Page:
As a country we have been celebrating Mothers’ Day since the 19th century, honoring women who play a pivotal role in the lives of children of any age. For some, Mothers’ Day can bring the feelings of both celebration and complexity in very poignant ways. We can both celebrate the mothers/mother figures that are active in our lives and we can also wonder and have emotions surrounding the mother that is not in our life as much or at all

May Pro-Tip to Foster Conversations About Transracial Adoptions

At Transracial Journeys we send our families conversation cues each month, from our Transracial Journeys card deck, given to all our families at Family Camp 2021. The card deck contains three cards for each month, designed for the children to ask their parents. Below are the questions for May. Before letting your child get started, prepare by reading the parent pro-tip, from the Parent Guide, each month.

May Pro-Tip for Parents: : Be sure to build in time for you and your child to process all of the feelings that may come about surrounding Mothers’ Day. Resist the urge to expect gifts and instead give yourself something special to honor yourself as a mother or mother figure. Be prepared to help your child hold the both/and of this holiday.

CARD ONE: IDENTITY
• How do you identify with Mothers’ Day?
• What are the feelings you have about Mothers’ Day?

CARD TWO: RELATIONSHIPS
• How would you describe your relationship with your mother/mothers/mother figures?

CARD THREE: EMBRACING AND FACING DIFFERENCES OF RACE AND CULTURE
• What are some things that mothers of different races might have in common and what are some things that may be different?

This post is from our May, 2022, e-newsletter. If you would like to get our newsletter in your inbox each month, please subscribe.  You will get invitations to our Parent Meet-Up each month, a virtual meeting to act as a transracial adoption support group - sharing issues, ideas and strategies for creating a culture of communication and curiosity in your home, as well as monthly card prompt to keep the conversations about race, adoption, family, love and relationships front and center all year long.  And lastly, you'll always be made aware of important dates for Transracial Journeys Family Camp - registration is open now!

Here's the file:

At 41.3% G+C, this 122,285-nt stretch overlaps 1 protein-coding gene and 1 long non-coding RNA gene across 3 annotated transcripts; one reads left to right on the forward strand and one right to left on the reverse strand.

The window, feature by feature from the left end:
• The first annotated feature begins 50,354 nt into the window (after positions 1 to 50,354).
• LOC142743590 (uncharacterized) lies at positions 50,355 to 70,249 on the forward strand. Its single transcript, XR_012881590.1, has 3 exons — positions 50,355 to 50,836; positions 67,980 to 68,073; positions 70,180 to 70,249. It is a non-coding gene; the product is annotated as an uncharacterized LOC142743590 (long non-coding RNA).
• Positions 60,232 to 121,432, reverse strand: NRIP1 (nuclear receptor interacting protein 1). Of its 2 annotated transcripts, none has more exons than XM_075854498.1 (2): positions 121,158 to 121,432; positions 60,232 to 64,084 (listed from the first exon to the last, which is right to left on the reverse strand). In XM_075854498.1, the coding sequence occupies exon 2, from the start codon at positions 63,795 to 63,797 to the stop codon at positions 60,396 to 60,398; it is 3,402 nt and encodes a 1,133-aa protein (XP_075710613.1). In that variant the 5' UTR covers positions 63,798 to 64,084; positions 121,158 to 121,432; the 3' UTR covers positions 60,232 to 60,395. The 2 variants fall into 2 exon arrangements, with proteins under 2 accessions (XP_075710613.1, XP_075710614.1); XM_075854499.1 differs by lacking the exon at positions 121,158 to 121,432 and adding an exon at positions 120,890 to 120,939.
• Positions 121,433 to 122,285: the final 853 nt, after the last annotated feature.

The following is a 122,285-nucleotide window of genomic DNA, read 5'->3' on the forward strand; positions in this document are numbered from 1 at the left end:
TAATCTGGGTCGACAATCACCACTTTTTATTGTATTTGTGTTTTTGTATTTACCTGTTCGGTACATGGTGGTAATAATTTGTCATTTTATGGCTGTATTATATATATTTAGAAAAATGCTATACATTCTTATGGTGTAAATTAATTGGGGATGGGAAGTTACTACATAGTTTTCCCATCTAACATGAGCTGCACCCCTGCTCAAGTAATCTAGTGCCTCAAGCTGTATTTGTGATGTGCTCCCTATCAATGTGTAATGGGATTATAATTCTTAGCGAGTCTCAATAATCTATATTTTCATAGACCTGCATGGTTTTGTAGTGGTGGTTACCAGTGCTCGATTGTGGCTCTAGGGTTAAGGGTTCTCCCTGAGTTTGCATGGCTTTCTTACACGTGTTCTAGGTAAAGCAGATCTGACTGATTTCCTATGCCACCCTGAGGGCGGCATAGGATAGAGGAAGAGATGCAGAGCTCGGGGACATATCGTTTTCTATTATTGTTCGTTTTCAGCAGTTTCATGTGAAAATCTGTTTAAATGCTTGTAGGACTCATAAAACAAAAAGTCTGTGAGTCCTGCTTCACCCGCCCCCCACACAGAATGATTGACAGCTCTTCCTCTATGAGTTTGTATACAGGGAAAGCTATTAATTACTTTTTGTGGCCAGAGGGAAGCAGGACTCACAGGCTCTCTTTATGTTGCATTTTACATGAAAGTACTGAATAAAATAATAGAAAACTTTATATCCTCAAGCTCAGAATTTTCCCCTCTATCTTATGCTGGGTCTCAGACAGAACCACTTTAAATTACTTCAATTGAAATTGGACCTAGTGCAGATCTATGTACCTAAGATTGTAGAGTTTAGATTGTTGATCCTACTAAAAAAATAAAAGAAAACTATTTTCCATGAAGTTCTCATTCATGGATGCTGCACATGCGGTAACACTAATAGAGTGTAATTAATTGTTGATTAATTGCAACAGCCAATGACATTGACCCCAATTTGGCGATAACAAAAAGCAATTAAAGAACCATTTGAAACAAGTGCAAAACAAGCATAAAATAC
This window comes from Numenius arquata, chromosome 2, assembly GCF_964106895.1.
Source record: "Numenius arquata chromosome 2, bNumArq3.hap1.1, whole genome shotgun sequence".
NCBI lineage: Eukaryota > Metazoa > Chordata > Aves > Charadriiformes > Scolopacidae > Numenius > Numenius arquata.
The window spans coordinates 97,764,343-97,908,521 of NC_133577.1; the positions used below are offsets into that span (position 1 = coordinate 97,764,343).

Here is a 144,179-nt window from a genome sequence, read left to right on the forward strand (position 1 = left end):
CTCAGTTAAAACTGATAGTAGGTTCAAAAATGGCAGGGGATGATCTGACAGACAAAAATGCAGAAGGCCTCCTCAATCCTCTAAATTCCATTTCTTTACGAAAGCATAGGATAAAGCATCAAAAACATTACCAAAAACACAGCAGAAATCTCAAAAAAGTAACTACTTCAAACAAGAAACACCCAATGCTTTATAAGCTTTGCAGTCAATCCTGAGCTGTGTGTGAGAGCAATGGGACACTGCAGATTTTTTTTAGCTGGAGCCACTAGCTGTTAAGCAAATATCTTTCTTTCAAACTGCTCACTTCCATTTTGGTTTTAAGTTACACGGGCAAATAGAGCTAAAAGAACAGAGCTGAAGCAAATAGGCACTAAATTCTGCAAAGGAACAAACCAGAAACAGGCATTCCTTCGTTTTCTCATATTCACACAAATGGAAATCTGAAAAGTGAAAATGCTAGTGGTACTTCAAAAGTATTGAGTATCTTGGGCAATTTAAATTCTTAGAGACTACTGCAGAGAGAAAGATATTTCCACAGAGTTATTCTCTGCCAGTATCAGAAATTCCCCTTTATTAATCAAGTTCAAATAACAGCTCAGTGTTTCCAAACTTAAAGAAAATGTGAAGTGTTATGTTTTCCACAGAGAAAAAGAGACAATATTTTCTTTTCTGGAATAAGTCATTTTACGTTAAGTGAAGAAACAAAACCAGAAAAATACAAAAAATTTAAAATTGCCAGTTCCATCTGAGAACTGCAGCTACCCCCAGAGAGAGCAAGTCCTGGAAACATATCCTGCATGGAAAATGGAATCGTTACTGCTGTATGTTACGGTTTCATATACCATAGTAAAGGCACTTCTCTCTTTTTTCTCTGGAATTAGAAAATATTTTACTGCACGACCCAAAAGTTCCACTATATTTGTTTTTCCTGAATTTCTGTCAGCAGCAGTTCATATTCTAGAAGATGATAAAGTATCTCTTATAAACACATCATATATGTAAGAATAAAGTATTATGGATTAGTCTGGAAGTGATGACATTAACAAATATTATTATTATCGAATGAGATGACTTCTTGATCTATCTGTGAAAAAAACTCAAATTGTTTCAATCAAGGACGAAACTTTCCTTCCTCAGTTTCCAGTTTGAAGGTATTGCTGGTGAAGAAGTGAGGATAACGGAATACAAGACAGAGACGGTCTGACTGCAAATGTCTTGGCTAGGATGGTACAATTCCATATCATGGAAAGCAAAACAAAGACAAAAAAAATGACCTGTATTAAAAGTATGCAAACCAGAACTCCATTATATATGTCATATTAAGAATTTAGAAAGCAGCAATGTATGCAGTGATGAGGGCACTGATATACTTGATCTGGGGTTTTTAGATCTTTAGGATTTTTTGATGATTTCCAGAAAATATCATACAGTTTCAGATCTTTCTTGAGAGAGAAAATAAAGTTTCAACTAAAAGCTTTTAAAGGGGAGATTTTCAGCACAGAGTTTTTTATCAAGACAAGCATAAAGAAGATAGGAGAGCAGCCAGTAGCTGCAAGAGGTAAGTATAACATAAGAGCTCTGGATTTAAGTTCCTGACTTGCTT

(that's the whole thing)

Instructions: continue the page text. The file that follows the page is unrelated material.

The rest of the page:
‘Mother Wit’

It’s May! Our nurseries are bustling with customers searching for that “ just right“ plant to gift that special someone on Mothers’ Day*. Yours truly has also been searching for some “just right” inspiration for this month’s newsletter. Serendipitously, I came across this quote from Maya Angelou:

“I’m grateful to intelligent people. That doesn’t mean educated. That doesn’t mean intellectual. I mean really intelligent. What black old people used to call ‘mother wit’... intelligence that you had in your mother’s womb. That’s what you rely on. You know what’s right to do.”

Transracial Adoption

What is Mother Wit?

What is Mother Wit I ask, as I sit with April’s cards for the month of May spread before me? Why is this concept reverberating with me? Could Mother Wit help me embrace or face differences of race or culture? I ask myself, “what intelligence or wisdom do I draw from to be a loving, supportive and woke mother to my children?” This is a deep dig for me as much of my mothering journey had been traveled without any peers until I found my community in you, Dear Reader.